There were three major issues with Together 3.1 that I would like to discuss in more detail:
Mavericks required many changes to Together for iCloud sync to continue working. Having spent the summer working on that and the rest of the new features in Together 3.1, I submitted the app for review as soon as Apple permitted Mavericks-related builds, but that review was not completed until a few days after Mavericks’ release. In the meantime, I posted information to this blog so people could be aware of the potential issues when upgrading to Mavericks.
Once version 3.1 was approved, bugs in Mavericks created problems for people upgrading from 10.8. At least one of those bugs was reported to Apple during the Mavericks testing period, but was not addressed. As an intermittent issue, it stopped happening in my tests, so I did not pursue it.
I discovered a workaround that fixed most people’s problems, which could be performed manually and was incorporated into Together 3.1.1, and I requested an expedited review for that.
A handful of libraries were lost, because iCloud could not upgrade them, but no actual documents were lost and all the affected libraries could be rebuilt.
Mavericks changed the format used for Core Data SQLite files, which Together uses for its library database, and these became prone to corruption when syncing with Dropbox. A setting was introduced in version 3.1.2 to revert the database to the pre-10.9 format.
Dropbox syncing is not a feature of the app, it’s only possible because you can store a Together library anywhere. As such, syncing requires care to ensure Together is only run on one Mac at a time and that Dropbox syncs completely before launching the app.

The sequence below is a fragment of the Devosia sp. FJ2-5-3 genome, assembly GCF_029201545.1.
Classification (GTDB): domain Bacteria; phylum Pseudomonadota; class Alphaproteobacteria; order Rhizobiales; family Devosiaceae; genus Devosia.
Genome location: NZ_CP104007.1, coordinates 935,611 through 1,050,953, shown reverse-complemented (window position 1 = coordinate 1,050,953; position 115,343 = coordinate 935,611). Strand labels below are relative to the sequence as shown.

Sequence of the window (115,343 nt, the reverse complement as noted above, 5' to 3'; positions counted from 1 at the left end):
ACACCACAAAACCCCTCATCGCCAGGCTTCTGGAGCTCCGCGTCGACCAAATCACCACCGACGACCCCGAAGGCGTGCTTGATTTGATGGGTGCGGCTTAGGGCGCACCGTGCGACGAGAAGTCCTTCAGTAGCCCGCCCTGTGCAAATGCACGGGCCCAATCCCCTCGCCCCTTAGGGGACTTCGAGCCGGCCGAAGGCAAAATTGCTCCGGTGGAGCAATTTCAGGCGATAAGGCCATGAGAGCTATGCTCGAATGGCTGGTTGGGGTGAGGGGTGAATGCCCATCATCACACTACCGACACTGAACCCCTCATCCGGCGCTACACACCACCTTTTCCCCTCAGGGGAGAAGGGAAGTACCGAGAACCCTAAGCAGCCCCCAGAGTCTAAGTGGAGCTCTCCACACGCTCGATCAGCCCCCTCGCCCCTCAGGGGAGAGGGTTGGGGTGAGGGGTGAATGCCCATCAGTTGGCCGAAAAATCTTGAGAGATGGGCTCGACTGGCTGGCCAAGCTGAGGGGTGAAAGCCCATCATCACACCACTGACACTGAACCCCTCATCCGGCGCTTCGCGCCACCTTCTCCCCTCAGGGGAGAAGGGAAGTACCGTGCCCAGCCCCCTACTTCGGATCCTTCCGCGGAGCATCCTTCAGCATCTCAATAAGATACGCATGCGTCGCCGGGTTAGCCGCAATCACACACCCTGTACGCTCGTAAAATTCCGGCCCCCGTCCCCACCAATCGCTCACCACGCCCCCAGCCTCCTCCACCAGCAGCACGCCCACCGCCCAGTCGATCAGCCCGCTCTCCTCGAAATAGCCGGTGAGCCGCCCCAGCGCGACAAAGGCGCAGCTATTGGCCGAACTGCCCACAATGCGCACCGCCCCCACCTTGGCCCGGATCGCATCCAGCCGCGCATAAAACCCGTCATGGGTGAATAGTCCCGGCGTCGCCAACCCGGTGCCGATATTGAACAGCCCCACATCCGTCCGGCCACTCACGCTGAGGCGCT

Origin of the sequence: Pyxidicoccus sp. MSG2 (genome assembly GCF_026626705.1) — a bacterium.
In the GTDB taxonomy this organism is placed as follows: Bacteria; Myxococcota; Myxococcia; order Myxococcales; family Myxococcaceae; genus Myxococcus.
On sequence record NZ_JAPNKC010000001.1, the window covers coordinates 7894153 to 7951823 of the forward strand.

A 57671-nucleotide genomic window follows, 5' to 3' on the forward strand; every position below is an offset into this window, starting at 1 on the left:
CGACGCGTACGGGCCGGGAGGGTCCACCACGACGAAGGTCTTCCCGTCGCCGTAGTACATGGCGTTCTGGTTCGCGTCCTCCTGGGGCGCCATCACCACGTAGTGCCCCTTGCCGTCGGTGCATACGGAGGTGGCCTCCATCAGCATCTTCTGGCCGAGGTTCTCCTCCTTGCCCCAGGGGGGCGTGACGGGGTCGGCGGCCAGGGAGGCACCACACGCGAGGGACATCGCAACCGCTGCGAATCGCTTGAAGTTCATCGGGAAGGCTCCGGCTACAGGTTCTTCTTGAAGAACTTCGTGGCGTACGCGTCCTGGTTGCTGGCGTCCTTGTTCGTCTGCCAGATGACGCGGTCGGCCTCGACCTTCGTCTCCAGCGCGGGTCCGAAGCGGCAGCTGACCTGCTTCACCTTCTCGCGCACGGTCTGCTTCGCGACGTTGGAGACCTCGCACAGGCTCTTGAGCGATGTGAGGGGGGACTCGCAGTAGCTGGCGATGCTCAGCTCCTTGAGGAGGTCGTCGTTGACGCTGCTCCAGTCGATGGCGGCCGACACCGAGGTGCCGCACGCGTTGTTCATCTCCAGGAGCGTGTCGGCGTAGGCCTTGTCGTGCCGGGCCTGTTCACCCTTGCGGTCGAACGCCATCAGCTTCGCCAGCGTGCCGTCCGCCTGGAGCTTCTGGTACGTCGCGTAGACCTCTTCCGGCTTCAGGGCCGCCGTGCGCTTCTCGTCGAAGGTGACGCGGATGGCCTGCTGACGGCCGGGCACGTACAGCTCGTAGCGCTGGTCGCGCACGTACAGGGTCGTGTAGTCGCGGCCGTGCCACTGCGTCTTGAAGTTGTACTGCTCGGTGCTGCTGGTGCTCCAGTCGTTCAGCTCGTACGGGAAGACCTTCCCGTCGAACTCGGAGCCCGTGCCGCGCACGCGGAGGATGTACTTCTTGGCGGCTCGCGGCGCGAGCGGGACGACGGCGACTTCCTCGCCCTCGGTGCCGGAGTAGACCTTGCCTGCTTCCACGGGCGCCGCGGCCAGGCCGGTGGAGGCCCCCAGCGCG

Corrupt database files could be restored via Time Machine or using Dropbox’s versions feature. Where neither of those were effective or available, I offered to manually fixed the library database files sent to me. Consequently, no data was lost as a result of this problem.
Folder is not a Valid Library Folder Error Message
The Mac App Store version of Together was missing an entry in its Info.plist file (which describes things about the app, such as supported file formats) which told OS X that its library file (which ends in the .trlib extension) should be considered a single file package, not a folder.
Macs with both the Mac App Store and direct versions of Together installed would not see the problem. For testing purposes, I always have both, therefore didn’t notice the issue. This file format was introduced with Together 2.5 back in 2011.
3.1.2 included a new feature whereby the app could rebuild libraries from a library folder that is missing its [Library].trlib file. This feature is to help people recover from either of the above problems. Unfortunately, the Mac App Store version of Together would mistakenly see a perfectly valid library file as a folder, and show an error message.
A workaround was posted on the support page as soon as the cause of the problem was identified, and version 3.1.3 submitted for review to the Mac App Store. I did not ask for the review to be expedited because such reviews are limited and I’d already expedited the review for the Mavericks iCloud workaround mentioned above.
No data was lost as a result of this problem.
With Mavericks as the first ever free major OS X upgrade, take-up was probably a lot faster than it may otherwise have been, increasing the number of people experiencing problems both before and after 3.1 was approved and released. Mavericks also introduced automatic updates for apps, ensuring more people started using new versions sooner than they may have otherwise, and without seeing the release notes.
Since two out of the three problems affected the Mac App Store version only, these problems were exacerbated by Apple’s slow review times. Prior to the introduction of the Mac App Store I could put out an update to address problems such as these almost immediately, and most people would be none the wiser. With the Mac App Store, that is not possible.
I regret that anyone has experienced problems with Together. I did my utmost to rectify these as soon as possible, and to work with people to help them recover. As should be clear from the above, I don’t let such problems pass without determining the causes and identifying ways of preventing similar problems in the future. I thank everyone affected for their patience and understanding.